n May 4, 1932 a woman named Minnie went to the Stockholm police because she had not heard from her friend, Lilly Lindeström, for four days. This was unusual because the friends lived in the same building, in the Atlas neighborhood of Stockholm, and looked after each other.4,5

When police went to Lilly’s apartment for a welfare check, they found she had been dead for a few days. The body of the 32-year-old was laying on her left side on top of an ottoman, her head rested on her left arm. Blood dripped onto the floor from a large wound on the right side of her head.5,6

In the days after the discovery of Lilly’s body, investigators questioned her friends and neighbors in order to piece together her movements and (hopefully) identify a suspect.

What We Know

On the evening of April 30, 1932 Lilly paid her rent then went to her apartment to meet a client. Lilly was a sex worker who frequently met her clients in her home. Unfortunately, police never found out who this person was.4,5,6

Minnie told investigators that Lilly knocked on her door that night to borrow a condom, then returned short while later for a second one when the first condom broke. This was the last time Lilly was seen alive.4,5

Minnie checked on her friend the next day but she did not answer the door.  She just assumed Lilly was out celebrating Walpurgis Night, a sort of spring celebration observed on May 1st and known for its “carnival-like” atmosphere. She decided to go to the cops when she did not heard from Lilly the next few days.5,6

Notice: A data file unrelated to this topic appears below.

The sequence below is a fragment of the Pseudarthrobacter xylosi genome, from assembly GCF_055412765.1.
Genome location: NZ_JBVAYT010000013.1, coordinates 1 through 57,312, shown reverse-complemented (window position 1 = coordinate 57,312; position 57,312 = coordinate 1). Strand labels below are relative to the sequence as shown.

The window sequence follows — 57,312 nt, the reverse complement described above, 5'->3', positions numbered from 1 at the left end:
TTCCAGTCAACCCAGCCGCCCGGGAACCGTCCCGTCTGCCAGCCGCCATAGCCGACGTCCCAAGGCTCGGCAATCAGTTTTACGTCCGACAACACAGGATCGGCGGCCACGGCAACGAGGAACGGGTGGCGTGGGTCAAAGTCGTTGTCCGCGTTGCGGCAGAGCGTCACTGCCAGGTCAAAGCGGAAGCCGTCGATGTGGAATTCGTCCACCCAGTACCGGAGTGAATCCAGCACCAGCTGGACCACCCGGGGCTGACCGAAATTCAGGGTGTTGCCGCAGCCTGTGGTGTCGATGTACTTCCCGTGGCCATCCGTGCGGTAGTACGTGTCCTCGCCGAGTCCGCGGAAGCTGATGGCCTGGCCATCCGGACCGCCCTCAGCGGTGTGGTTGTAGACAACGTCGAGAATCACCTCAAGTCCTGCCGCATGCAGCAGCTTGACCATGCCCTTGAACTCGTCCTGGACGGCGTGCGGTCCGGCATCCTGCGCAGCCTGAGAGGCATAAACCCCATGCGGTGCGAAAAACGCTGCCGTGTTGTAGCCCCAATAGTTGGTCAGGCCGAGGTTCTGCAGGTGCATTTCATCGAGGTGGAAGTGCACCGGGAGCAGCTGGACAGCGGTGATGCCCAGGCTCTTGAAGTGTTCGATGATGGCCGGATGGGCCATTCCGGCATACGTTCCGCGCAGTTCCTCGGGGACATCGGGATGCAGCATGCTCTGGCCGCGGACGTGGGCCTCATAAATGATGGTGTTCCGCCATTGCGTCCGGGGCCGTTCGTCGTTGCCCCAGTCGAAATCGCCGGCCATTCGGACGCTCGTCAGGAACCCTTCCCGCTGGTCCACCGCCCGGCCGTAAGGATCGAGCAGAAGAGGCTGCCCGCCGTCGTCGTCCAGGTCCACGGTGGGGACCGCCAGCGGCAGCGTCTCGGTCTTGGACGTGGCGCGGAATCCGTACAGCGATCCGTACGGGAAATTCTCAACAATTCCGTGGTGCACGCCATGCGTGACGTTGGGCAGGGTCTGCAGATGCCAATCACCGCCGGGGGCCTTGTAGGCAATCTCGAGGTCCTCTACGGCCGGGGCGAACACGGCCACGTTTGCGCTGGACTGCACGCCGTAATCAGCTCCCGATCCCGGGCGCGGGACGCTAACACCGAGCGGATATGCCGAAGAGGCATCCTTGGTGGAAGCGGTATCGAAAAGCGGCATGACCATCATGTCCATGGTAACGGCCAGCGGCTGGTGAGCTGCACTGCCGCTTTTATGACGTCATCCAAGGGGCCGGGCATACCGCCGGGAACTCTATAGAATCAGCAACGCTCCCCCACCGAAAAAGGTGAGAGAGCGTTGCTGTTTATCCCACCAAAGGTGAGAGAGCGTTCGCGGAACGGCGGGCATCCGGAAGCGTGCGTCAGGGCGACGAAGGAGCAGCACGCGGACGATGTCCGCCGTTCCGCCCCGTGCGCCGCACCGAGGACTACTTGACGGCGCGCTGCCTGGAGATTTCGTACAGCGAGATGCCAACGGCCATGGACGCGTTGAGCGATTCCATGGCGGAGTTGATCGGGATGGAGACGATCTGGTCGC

The Crime Scene

Because Lilly’s death was considered suspicious, investigators called on a physician to do an autopsy.  The physician determined that the cause of death was blunt force trauma to the head. The fatal wound was on the right side of her head that extended from her temple to her neck. It was thought that the killer struck her from behind with a heavy, round object, like a pipe.  It was during this examination that the physician found one of the borrowed condoms between her legs.4,5,6

Police assumed the killer tasted some of Lilly’s blood because there was a blood-covered ladle in the kitchen sink, because of this the murderer became known as the Atlas Vampire.  The suspect was named for the neighborhood in which the attacked occurred and the murderer’s suspected sanguine compulsion.5,6